Tuesday, 27 December 2011

Vietnam's Embarrassment Exclusion Zone

 This post was originally published in AsiaLIFE HCMC

I have written before in these pages about the comedic stylings of the Vietnamese, and their favourite subject (me). Vietnamese people seem to find me quite hilarious when I do pretty much anything (say, for example, some crazy activity like buying bananas from the market! ROFL!), but sometimes I find myself in a position where even I am prepared to admit that I must look totally ludicrous.

For example, while cycling through the city the other afternoon I decided that I absolutely had to have a helium-filled balloon shaped like a zebra with multi-coloured stripes. As I tethered that disco zebra to my handlebars, I looked right into his eyes and said, “Wait till they get a load of you.”

A foreigner, on a bicycle, with a balloon! Surely that’s worth pointing and laughing at, right? God knows, if I took that zebra on a spin through the streets of Sydney we’d get a few laughs. 

But did I get so much as a double take? No. As far as everyone around me was concerned, this long-nosed, zebra-toting cyclist was the most normal thing in the world, warranting no special attention whatsoever. I felt strangely miffed. “Laugh at me!!” I wanted to scream. “Why won’t you laugh at me NOW?!!”

Then I realised that for the two years I’ve been living in Vietnam I’ve failed to fully exploit this country’s Embarrassment Exclusion Zone.

I’ve dwelled so much on why it’s apparently so ridiculously hilarious when I try to carry out an everyday task like buying bananas, that I’ve neglected to take advantage of the reverse phenomenon: the ridiculous will actually go unnoticed.

Why on earth aren’t I wearing my pyjamas in the street? Why aren’t I hanging out with the old ladies in the park performing provocative pelvic exercises and slapping myself in the face right now? This is the one time in my life when I can grind my groin into the side of a park bench and not be arrested for indecent behaviour, so why am I still here writing this column?

If you’re a man, you should go, right now, and buy yourself a bright pink motorbike helmet decorated with cartoon unicorns and the words “sweet dreamtime for my special pony”, because this is perfectly acceptable headwear for a man in Vietnam. You can finally express your inner special pony without fear of mockery. This is your time.

If you’re a lady, you should also head to the shops. When you’re there, buy yourself a completely sheer, 100 percent see-through blouse. You won’t have any trouble finding one. And then wear a black bra underneath it, and nothing else. Oh, except for tiny little denim shorts. No-one will bat an eyelid. You could re-enact scenes from “Pretty Woman” with wild abandon and even then no-one would ask you for your hourly rate.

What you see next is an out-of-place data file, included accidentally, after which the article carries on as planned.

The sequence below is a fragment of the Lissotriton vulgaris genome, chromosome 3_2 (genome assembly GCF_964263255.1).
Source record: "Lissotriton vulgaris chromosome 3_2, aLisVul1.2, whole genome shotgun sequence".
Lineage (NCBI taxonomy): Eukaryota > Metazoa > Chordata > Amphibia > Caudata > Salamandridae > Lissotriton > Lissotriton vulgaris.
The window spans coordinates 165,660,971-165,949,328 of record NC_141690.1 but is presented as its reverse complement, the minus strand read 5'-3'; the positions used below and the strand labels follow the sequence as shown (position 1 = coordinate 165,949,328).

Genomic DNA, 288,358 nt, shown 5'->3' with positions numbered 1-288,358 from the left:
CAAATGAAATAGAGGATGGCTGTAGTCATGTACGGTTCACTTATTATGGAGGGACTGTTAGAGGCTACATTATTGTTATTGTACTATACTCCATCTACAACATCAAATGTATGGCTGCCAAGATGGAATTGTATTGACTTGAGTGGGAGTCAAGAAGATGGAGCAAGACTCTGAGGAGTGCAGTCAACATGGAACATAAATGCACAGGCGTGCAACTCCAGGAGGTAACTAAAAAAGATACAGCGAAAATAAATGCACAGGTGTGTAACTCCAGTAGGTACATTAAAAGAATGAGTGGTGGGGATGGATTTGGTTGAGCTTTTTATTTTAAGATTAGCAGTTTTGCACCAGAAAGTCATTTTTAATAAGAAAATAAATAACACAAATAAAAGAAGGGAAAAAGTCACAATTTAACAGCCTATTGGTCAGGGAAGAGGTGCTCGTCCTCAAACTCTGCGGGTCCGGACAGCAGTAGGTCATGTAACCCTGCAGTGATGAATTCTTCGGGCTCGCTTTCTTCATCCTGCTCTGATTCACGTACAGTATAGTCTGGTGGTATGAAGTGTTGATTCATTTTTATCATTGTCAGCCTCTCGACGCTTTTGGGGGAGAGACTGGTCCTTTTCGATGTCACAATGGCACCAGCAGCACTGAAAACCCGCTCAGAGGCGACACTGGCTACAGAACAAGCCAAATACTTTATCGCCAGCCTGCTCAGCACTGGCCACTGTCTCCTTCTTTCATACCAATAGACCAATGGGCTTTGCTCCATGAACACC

Don’t lift up your transparent blouse to expose your belly though. That’s just for men, silly.

And we should all be singing in public. Loudly. All the time. In taxis, while queuing at the supermarket, in the office, and especially in a café where the waitresses are all singing too. Go on, harmonise with them!

I tested out the Vietnamese indifference to public singing after the zebra incident. I cycled down the street while singing “Rock Lobster” by The B-52’s at the top of my lungs. Nothing. Not a single reaction. Not even when I did the bit about the catfish.

After this you should be fitting right into Vietnam. Locals will praise you for your assimilation and you’ll never be laughed at again. Until you try to buy bananas.

Friday, 23 December 2011

Merry Christmas from Hanoi

Once again it's the time of year when our landlord hangs a Christmas wreath from our front door. This year we'd beat him to it with some decorations of our own, but he was undeterred:
Such is the Vietnamese dedication to Christmas decorations. And they certainly wouldn't let a little thing like not even celebrating Christmas stand in the way of their polystyrene snowmen and saxophonist Santas. 

I've written about the Vietnamese take on Christmas for Crikey, and since 'tis the season for slacking off, I'm going to grant myself a blogging holiday and just point you in the direction of that post: Christmas without the tradition and religion? Welcome to Vietnam

Thanks to everyone who read the blog this year, and especially to those who left comments, which are like little blogging presents under the Christmas tree. Merry Christmas to you all!

Saturday, 10 December 2011

How to get married in Vietnam

Now that we've gotten the boring old photos out of the way, we can move on to the real business: the party. 

Nathan and I have been mildly obsessed with Vietnamese weddings ever since we went to this one a couple of years ago. As we sat there, agog, in our Monday lunch hour, with the miniature bride and groom dancing before us, and the fireworks, and the champagne pyramid, and the exploding balloons, and the golden glitter shower, we knew, as certainly as we've known anything, that when it comes to wedding receptions, the Vietnamese have run away with the game.

There are many beautiful, traditional elements of a Vietnamese wedding which you can read about here. They involve rituals of receiving the bride and groom at their respective family homes over several days, and exchanging elaborate gifts. Now, not being Vietnamese, and not having a Vietnamese family, we're unable to partake in, or truly understand, these traditions. So we cut to the glittery, sparkly chase with our Vietnamese wedding plans and just had the reception. Champagne pyramid, here we come.

The first step was choosing a date. In Vietnamese culture the bride and groom attend a fortune teller to learn the most fortuitous date to hold their wedding, which is how you can end up with your wedding on a Monday lunch-time. Being Tays, who love advance planning, and scheduling, and weekends, we decided to set our own lucky date on the most fortuitous Saturday that happened to most fortuitously fit in best with our schedules. November 26: sounds lucky to you, right?

Next step, the invitations. As with everything else in Hanoi, wedding invitations are all sold on the one street - Hàng Gà - in the Old Quarter. In a similar vein to choosing a wedding dress most like a Long Island iced tea, we wanted to find the invitation that had the most stuff on it, therefore offering the best value for money. 

Behold, the winner:
Check out the ROI on that sucker. These invites, with printing inside included, cost 15,000 VND (72c) each. That's 36 cents per duck. Put that in your business case and smoke it.

Then we bought the other most important things: the heart-shaped moneybox, and the glitter cannons:
Did I kind of want to get into a traffic accident just for the resultant glitter explosion? I would be lying if I said no.

At this point in our Vietnamese wedding planning we realised that planning a Vietnamese wedding was almost as hard as planning an Australian wedding. Only all in Vietnamese. So we turned to professional help. Funnily enough, the Vietnamese wedding planners, WedinStyle, told us they'd never organised the kind of reception we were after - a typical Vietnamese one. They noted that their middle-class Vietnamese clientele usually want a Western-style wedding reception, and yet here we were, Westerners, wanting a Vietnamese one. It's a funny old world, isn't it?